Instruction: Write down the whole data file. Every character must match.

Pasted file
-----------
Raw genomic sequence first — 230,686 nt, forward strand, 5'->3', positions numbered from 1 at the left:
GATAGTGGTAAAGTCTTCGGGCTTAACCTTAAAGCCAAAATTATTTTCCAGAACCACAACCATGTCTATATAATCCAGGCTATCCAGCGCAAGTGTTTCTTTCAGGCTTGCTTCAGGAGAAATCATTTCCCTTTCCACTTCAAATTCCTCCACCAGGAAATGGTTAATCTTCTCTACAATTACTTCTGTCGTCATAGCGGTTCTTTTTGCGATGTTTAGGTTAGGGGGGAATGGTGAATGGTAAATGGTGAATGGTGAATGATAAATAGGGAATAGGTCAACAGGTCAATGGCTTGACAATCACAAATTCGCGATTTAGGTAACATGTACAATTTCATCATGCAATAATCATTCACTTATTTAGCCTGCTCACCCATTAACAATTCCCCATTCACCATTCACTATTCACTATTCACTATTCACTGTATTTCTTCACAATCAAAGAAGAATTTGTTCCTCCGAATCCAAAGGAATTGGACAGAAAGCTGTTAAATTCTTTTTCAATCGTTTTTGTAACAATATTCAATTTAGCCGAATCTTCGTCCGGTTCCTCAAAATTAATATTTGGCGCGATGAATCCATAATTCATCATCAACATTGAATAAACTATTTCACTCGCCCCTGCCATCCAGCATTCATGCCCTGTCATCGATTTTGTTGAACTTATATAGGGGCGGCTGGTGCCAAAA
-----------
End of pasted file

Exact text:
Raw genomic sequence first — 230,686 nt, forward strand, 5'->3', positions numbered from 1 at the left:
GATAGTGGTAAAGTCTTCGGGCTTAACCTTAAAGCCAAAATTATTTTCCAGAACCACAACCATGTCTATATAATCCAGGCTATCCAGCGCAAGTGTTTCTTTCAGGCTTGCTTCAGGAGAAATCATTTCCCTTTCCACTTCAAATTCCTCCACCAGGAAATGGTTAATCTTCTCTACAATTACTTCTGTCGTCATAGCGGTTCTTTTTGCGATGTTTAGGTTAGGGGGGAATGGTGAATGGTAAATGGTGAATGGTGAATGATAAATAGGGAATAGGTCAACAGGTCAATGGCTTGACAATCACAAATTCGCGATTTAGGTAACATGTACAATTTCATCATGCAATAATCATTCACTTATTTAGCCTGCTCACCCATTAACAATTCCCCATTCACCATTCACTATTCACTATTCACTATTCACTGTATTTCTTCACAATCAAAGAAGAATTTGTTCCTCCGAATCCAAAGGAATTGGACAGAAAGCTGTTAAATTCTTTTTCAATCGTTTTTGTAACAATATTCAATTTAGCCGAATCTTCGTCCGGTTCCTCAAAATTAATATTTGGCGCGATGAATCCATAATTCATCATCAACATTGAATAAACTATTTCACTCGCCCCTGCCATCCAGCATTCATGCCCTGTCATCGATTTTGTTGAACTTATATAGGGGCGGCTGGTGCCAAAA